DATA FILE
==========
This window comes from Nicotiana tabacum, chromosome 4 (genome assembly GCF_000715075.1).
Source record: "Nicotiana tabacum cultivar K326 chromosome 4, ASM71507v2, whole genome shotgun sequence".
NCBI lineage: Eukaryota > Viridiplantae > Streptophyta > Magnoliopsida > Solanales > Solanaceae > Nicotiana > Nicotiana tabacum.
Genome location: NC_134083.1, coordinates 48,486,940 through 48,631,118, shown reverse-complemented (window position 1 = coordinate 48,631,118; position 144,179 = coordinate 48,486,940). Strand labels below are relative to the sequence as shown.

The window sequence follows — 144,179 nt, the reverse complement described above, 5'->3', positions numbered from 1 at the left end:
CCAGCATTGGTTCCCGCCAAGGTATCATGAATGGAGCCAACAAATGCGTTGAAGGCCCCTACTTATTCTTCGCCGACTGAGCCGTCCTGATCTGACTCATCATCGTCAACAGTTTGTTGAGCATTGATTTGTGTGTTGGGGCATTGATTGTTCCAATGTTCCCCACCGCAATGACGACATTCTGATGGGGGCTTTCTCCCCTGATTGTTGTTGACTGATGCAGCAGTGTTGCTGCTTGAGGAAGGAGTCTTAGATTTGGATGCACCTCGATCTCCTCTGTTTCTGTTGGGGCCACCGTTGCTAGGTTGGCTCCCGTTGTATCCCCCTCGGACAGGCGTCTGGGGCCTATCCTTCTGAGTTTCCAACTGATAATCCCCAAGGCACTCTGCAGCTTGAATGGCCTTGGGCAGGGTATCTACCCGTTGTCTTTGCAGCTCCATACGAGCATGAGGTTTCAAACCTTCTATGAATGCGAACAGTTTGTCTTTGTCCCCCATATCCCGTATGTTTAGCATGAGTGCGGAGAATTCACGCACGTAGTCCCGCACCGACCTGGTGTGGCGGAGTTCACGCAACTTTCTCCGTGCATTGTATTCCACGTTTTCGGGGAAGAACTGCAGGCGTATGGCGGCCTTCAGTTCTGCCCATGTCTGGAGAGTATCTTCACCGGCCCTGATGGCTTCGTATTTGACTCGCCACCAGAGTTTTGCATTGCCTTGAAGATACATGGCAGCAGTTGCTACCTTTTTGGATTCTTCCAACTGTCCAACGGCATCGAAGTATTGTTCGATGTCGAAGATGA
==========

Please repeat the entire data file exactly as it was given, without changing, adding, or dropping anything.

This window comes from Nicotiana tabacum, chromosome 4 (genome assembly GCF_000715075.1).
Source record: "Nicotiana tabacum cultivar K326 chromosome 4, ASM71507v2, whole genome shotgun sequence".
NCBI lineage: Eukaryota > Viridiplantae > Streptophyta > Magnoliopsida > Solanales > Solanaceae > Nicotiana > Nicotiana tabacum.
Genome location: NC_134083.1, coordinates 48,486,940 through 48,631,118, shown reverse-complemented (window position 1 = coordinate 48,631,118; position 144,179 = coordinate 48,486,940). Strand labels below are relative to the sequence as shown.

The window sequence follows — 144,179 nt, the reverse complement described above, 5'->3', positions numbered from 1 at the left end:
CCAGCATTGGTTCCCGCCAAGGTATCATGAATGGAGCCAACAAATGCGTTGAAGGCCCCTACTTATTCTTCGCCGACTGAGCCGTCCTGATCTGACTCATCATCGTCAACAGTTTGTTGAGCATTGATTTGTGTGTTGGGGCATTGATTGTTCCAATGTTCCCCACCGCAATGACGACATTCTGATGGGGGCTTTCTCCCCTGATTGTTGTTGACTGATGCAGCAGTGTTGCTGCTTGAGGAAGGAGTCTTAGATTTGGATGCACCTCGATCTCCTCTGTTTCTGTTGGGGCCACCGTTGCTAGGTTGGCTCCCGTTGTATCCCCCTCGGACAGGCGTCTGGGGCCTATCCTTCTGAGTTTCCAACTGATAATCCCCAAGGCACTCTGCAGCTTGAATGGCCTTGGGCAGGGTATCTACCCGTTGTCTTTGCAGCTCCATACGAGCATGAGGTTTCAAACCTTCTATGAATGCGAACAGTTTGTCTTTGTCCCCCATATCCCGTATGTTTAGCATGAGTGCGGAGAATTCACGCACGTAGTCCCGCACCGACCTGGTGTGGCGGAGTTCACGCAACTTTCTCCGTGCATTGTATTCCACGTTTTCGGGGAAGAACTGCAGGCGTATGGCGGCCTTCAGTTCTGCCCATGTCTGGAGAGTATCTTCACCGGCCCTGATGGCTTCGTATTTGACTCGCCACCAGAGTTTTGCATTGCCTTGAAGATACATGGCAGCAGTTGCTACCTTTTTGGATTCTTCCAACTGTCCAACGGCATCGAAGTATTGTTCGATGTCGAAGATGA